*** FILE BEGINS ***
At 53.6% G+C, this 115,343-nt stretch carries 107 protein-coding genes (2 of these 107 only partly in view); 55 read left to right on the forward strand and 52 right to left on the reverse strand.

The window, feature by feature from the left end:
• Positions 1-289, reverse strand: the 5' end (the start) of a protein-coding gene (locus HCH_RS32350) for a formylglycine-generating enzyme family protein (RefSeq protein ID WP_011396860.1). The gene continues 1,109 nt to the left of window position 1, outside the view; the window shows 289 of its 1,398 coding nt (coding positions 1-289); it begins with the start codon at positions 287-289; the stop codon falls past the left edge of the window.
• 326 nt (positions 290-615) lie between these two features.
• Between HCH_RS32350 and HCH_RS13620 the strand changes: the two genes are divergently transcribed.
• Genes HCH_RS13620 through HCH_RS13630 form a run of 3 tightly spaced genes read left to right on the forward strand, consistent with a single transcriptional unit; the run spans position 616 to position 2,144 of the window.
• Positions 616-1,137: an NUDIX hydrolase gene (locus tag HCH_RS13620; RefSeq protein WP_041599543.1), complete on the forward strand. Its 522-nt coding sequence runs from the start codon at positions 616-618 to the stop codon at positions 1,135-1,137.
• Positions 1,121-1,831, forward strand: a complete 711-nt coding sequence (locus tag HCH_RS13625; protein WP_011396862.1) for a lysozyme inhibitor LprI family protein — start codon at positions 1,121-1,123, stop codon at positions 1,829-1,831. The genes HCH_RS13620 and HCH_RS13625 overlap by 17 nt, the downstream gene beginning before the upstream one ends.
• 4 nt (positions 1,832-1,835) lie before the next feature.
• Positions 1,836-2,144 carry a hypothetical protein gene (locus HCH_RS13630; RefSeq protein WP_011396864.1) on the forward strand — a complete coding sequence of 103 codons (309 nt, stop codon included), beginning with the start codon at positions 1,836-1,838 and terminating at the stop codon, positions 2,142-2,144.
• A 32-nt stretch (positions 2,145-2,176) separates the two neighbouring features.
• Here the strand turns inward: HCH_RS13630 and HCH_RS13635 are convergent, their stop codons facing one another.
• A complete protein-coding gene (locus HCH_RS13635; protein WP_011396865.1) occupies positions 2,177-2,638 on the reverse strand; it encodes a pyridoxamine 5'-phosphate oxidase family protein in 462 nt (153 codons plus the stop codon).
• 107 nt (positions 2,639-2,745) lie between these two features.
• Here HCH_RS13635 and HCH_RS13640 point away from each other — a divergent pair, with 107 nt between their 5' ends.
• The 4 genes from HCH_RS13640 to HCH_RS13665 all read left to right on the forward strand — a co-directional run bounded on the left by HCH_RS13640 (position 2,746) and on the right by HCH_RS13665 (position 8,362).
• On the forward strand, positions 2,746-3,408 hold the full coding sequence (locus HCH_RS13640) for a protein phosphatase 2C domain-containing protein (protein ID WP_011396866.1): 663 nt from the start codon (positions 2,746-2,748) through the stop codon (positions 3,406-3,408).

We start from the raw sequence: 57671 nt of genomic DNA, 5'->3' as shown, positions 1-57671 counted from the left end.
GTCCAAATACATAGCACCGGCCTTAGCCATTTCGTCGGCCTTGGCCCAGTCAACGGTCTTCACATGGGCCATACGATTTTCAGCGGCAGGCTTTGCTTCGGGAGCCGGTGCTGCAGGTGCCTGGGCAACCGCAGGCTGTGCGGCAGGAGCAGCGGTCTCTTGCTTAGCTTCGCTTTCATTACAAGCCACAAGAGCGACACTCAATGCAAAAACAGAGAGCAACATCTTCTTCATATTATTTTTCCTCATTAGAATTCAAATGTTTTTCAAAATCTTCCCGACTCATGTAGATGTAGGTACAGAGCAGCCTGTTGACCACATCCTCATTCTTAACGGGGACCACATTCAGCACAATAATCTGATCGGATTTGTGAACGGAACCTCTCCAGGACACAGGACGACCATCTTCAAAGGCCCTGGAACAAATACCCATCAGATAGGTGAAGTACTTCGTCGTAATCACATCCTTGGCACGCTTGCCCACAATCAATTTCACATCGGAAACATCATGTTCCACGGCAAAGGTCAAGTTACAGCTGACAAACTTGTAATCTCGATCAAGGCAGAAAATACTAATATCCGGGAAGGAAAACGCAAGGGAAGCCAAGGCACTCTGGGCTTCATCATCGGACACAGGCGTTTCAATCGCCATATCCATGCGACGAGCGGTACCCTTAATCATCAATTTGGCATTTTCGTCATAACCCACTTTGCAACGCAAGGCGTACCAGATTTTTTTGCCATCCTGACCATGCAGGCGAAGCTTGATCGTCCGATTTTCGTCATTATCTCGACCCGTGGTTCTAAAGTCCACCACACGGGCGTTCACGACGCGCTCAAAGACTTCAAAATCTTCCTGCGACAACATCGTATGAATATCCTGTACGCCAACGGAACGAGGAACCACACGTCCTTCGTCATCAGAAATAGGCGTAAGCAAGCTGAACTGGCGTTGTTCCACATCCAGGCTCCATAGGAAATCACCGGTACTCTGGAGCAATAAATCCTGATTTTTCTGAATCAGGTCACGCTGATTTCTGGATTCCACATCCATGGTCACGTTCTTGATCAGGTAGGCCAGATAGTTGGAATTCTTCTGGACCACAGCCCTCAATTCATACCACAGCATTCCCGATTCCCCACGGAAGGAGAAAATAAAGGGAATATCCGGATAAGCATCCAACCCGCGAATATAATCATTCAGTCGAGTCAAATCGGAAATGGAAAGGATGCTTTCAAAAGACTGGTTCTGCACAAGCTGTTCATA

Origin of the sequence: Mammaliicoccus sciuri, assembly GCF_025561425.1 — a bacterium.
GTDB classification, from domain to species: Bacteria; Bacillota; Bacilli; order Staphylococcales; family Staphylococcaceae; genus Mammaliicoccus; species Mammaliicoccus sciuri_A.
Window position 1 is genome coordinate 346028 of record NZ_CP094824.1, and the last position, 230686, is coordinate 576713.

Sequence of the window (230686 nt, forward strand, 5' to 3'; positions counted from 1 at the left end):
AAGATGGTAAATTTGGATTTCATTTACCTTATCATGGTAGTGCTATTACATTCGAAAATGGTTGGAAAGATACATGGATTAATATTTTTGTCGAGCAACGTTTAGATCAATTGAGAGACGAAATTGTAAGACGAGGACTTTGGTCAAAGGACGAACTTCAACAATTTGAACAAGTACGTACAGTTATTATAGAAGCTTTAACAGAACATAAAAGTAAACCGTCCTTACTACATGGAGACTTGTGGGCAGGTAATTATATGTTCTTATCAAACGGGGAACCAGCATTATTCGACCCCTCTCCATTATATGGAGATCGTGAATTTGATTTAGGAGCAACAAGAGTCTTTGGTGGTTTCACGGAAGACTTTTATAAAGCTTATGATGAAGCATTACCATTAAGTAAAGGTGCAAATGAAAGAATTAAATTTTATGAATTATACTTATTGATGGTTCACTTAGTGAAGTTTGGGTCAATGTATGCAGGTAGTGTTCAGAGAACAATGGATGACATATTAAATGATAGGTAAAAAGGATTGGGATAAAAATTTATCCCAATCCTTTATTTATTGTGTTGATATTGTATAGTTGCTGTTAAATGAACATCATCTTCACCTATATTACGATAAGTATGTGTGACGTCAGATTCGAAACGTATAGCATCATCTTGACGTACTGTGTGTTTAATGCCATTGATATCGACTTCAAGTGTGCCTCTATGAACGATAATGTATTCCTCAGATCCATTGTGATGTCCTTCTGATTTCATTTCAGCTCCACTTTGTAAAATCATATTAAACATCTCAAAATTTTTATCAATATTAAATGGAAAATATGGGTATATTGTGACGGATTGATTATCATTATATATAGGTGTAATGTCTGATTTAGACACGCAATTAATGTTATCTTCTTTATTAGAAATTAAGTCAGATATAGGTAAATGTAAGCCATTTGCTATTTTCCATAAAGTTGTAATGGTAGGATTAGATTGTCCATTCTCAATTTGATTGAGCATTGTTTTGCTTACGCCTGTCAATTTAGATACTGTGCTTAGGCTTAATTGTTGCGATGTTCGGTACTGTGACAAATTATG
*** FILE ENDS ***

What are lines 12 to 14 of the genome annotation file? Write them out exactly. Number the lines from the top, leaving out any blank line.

• Here the strand turns inward: HCH_RS13630 and HCH_RS13635 are convergent, their stop codons facing one another.
• A complete protein-coding gene (locus HCH_RS13635; protein WP_011396865.1) occupies positions 2,177-2,638 on the reverse strand; it encodes a pyridoxamine 5'-phosphate oxidase family protein in 462 nt (153 codons plus the stop codon).
• 107 nt (positions 2,639-2,745) lie between these two features.